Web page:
Over the last couple of days, an interesting debate has surfaced on why exactly consumers have not taken to PFM. American Banker was in on this discussion with a compelling article published yesterday entitled, “Banks and the PFM Delusion,” as was Jim Marous, who posted on PFM on Bank Innovation here.
The only problem is the Banker neglected to highlight the most glaring problem with bank PFM today: the data is lacking.
The American Banker article highlighted the problem with PFM as follows:
This spring, research firm Celent reported that only 4 percent of online banking customers at the top 50 banks are active PFM users. And in a September survey of more than 1,100 U.S. consumers, Aite found that only 27 percent use PFM from any host, be it their own institution or a third-party site like Mint.com.
These are not good numbers, folks. It is clear that PFM should be a — if not the – central PF tool for consumers. PFM is data aggregation in full and, as we all know, personal finance is largely a data-centric endeavor, or at least it should be.
So what is going on here? Why are consumers not taking to PFM?
This was one reason suggested in the article:
The problem, Aite research analyst Ron Shevlin says, is not a lack of promotion by banks to spark their customers’ interest. Instead, it’s a lack of recognition in the industry of what users want PFM to do for them.
“Why so few consumers use this tool is that so few are engaged or active in the management of their financial life,” says Shevlin. “Eighty percent of people don’t do budgeting. These are the people who aren’t the Quicken junkies.”
And as evidence of the dislocation in PFM, American Banker pointed out that when a few major financial institutions gathered to discuss PFM recently, “none of them agreed on what aspects of financial management should be part of PFM offerings.”
Are capabilities like budgeting and spending analysis enough? Or will PFM only gain traction when it becomes a factor in financial decision-making, through services such as real-time price comparisons or customized loan-rate appraisals?
These were rhetorical questions, but are they on point? Will more — and by “more” I include myself — consumers use PFM if, say, JPMorgan Chase and Wells Fargo agree on the capabilities that should be included in PFM? Additionally, as Ron argues, is this lack of adoption really just a function of consumers “who aren’t the Quicken junkies”?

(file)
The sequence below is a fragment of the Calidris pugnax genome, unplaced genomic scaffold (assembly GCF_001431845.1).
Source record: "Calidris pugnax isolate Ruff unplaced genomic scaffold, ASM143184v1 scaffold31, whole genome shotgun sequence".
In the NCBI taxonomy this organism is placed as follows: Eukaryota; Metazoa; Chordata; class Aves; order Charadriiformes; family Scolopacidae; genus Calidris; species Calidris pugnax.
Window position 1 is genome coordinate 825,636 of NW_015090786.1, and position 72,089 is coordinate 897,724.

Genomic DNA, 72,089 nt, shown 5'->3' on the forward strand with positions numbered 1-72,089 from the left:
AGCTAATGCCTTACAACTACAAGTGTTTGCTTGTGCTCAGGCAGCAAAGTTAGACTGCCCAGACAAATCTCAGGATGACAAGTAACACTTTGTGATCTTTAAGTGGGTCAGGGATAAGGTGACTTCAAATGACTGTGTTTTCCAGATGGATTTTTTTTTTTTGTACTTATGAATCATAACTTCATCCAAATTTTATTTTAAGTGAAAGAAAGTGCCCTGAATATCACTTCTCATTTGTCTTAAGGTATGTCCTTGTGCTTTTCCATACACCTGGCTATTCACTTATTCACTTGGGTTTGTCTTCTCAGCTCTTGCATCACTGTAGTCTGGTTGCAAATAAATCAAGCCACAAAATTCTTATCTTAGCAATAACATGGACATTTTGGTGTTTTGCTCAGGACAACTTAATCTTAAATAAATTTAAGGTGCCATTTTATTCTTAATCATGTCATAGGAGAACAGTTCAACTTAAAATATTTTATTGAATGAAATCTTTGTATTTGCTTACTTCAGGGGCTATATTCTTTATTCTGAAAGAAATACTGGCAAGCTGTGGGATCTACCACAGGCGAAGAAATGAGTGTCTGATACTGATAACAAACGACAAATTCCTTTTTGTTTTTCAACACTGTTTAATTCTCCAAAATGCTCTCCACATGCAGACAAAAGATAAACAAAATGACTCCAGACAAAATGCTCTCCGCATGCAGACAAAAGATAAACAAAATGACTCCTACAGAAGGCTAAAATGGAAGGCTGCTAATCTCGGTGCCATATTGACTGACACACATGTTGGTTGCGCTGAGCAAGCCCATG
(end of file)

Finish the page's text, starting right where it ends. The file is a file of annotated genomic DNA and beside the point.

I’m not buying it. To me, the problem is the data. As many readers of this blog know, I bank at Citibank (and, of course, I have no idea why — I’m an “inertia” customer). Citi added Yodlee’s PFM platform late last year. While I am on citibank.com often — I make perhaps one (reluctant) trip to a bank branch per year — I would estimate that I have looked at the PFM app three times since it went live. Why? Because it doesn’t tell me anything. It relays the data in my Citibank account, but does not even include the data from a Citibank credit card I hold, never mind include data from beyond Citibank’s walls. Oh, I have a Mint account, and a PageOnce account, too, but Mint cannot facilitate transactions and PageOnce is not my bank, so it has limitations.
In short, either the data in lacking, as is the case with Citi’s PFM, or the functionality is lacking, as is the case with the non-bank service providers. You want people to use PFM? Make the data extensible. PFM must tell the full data story, not just the data story from one financial institution. Until it does, only 27% of American consumers will find it “useful.”